US, Cuba to open embassies on July 20

US, Cuba to open embassies on July 20
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The United States and Cuba will re-establish diplomatic ties and open their long-shuttered embassies on July 20, the Cuban government said Wednesday.  
 
Cuba’s foreign ministry made the announcement after the U.S.’s top diplomat in Havana delivered a letter from President Obama to Cuban President Raúl Castro.
 
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The move is the biggest step yet in Obama’s push to end hostilities with Havana that date back to the Cold War, which he announced in December with Cuban President Raúl Castro. 
 
President Obama and Secretary of State John KerryJohn Forbes KerryThe Memo: Warning signs flash for Trump on debates Divided country, divided church TV ads favored Biden 2-1 in past month MORE will speak about the plan on Wednesday morning, according to a senior administration official.
 
The Obama administration cleared the biggest obstacle to the shift after it formally dropped Cuba from the list of state sponsors of terrorism in May.

But U.S. and Cuban negotiators still had to work through thorny issues, such as freedom of movement for American diplomats in Cuba and their ability to speak with people outside of the government. 

Anticipation for the move built earlier this month after flagpoles were installed at the U.S. and Cuban interest sections, which have served as the countries’ informal diplomatic missions.

Obama and Castro agreed last December to begin restoring long-broken ties between their two countries. 

The two leaders met in April in Panama, the most significant interaction between U.S. and Cuban leaders in five decades.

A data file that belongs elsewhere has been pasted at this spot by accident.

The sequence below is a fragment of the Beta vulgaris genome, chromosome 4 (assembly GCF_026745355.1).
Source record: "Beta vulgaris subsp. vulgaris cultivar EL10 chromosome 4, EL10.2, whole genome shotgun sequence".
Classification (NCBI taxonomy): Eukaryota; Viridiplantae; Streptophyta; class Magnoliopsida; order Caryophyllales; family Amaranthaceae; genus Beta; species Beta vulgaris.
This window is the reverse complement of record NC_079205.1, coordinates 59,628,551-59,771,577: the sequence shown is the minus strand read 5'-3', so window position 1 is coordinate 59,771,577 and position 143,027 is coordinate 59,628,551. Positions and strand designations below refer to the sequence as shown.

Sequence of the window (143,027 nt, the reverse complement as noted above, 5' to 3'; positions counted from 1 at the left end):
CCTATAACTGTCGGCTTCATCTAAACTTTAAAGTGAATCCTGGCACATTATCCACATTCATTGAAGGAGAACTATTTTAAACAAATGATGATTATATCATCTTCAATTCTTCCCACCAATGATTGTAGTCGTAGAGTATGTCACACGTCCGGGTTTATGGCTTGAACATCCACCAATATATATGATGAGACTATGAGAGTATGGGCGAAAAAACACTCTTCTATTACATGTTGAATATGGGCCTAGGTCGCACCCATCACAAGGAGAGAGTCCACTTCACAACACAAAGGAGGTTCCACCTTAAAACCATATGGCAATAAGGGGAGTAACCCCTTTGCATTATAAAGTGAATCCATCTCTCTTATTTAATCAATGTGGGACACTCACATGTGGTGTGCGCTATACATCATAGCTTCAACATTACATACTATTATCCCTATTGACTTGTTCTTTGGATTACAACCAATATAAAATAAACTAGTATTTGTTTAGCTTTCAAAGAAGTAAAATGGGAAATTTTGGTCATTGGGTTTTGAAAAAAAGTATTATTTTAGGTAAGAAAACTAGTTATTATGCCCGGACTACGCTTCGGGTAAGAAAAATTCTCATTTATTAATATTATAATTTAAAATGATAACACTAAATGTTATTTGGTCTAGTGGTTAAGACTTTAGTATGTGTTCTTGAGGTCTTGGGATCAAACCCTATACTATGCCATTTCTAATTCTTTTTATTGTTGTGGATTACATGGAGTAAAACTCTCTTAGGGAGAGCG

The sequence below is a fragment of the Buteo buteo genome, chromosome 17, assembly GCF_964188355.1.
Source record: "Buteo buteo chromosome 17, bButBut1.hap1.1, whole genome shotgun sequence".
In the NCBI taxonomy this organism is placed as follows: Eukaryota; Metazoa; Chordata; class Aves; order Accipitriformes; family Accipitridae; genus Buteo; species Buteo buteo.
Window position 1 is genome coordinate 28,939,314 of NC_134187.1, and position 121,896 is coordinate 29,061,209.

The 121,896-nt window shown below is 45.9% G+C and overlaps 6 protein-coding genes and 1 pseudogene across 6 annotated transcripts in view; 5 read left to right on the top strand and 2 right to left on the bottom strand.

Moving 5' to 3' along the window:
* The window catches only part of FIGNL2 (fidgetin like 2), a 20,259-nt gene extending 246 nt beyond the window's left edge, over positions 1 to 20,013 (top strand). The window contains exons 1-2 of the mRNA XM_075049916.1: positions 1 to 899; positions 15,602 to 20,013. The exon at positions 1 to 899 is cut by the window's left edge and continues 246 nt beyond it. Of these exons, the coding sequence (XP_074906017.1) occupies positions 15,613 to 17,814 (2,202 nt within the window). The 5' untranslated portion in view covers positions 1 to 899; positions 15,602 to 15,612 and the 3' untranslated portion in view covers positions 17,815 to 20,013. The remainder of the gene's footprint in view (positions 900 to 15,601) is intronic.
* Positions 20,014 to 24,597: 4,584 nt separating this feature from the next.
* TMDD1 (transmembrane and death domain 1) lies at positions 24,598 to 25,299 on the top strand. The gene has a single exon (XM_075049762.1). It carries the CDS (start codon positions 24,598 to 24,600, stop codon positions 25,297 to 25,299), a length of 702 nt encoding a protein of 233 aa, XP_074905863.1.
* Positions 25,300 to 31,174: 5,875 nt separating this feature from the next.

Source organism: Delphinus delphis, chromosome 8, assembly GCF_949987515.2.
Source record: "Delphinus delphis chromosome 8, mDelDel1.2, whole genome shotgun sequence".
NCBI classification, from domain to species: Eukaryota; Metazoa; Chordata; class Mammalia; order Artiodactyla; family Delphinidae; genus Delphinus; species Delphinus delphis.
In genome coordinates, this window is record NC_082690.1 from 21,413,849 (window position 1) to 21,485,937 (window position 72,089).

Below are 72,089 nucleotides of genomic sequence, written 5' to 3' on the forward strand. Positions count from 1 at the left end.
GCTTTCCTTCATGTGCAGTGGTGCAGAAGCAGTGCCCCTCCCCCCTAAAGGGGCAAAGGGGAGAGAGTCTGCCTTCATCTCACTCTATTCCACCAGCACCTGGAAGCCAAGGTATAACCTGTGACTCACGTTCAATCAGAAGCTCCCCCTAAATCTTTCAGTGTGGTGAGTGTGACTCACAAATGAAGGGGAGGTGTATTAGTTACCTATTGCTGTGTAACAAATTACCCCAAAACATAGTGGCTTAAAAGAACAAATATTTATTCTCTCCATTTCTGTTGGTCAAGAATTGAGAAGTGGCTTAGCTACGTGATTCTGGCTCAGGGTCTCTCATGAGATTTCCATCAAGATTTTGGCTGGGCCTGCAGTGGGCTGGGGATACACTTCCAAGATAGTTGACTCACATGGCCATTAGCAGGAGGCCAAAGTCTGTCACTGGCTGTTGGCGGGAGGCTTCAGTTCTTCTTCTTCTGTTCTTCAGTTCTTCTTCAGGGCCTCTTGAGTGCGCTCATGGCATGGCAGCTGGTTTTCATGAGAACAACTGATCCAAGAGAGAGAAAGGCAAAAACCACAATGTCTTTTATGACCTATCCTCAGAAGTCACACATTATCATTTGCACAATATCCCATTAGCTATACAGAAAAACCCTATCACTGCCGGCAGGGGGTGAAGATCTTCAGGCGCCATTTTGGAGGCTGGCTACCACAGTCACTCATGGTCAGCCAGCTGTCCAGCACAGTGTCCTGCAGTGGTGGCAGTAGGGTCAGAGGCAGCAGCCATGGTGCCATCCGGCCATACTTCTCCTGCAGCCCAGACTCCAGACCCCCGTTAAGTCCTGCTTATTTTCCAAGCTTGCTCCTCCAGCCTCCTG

Ending the policy of isolation against Cuba is a major foreign policy goal for Obama, who was elected president promising to use to diplomacy to change the U.S.’s relationship with its allies and enemies alike. 

But many obstacles remain. Leaders in Congress are opposed to lifting the U.S. trade embargo against Cuba and U.S. officials continue to voice concern about Cuba’s human-rights record. 

Sen. Marco RubioMarco Antonio RubioOvernight Defense: Pentagon redirects pandemic funding to defense contractors | US planning for full Afghanistan withdrawal by May | Anti-Trump GOP group puts ads in military papers Democrats step up hardball tactics as Supreme Court fight heats up Press: Notorious RBG vs Notorious GOP MORE (R-Fla.), a 2016 presidential candidate, has pledged to block any ambassador nominee from getting a confirmation vote.

Critics of the administration’s Cuba policy condemned the move, citing the Cuban government’s ongoing suppression of political dissidents. 

“There was little doubt that the Obama administration would pursue its goal of opening an embassy in Cuba no matter the sad reality on the ground,” said Rep. Ileana Ros-Lehtinen (R), a Cuban-American who represents the Miami area. “Opening the American embassy in Cuba will do nothing to help the Cuban people and is just another trivial attempt for President Obama to go legacy shopping.”

This story was updated at 10:27 a.m.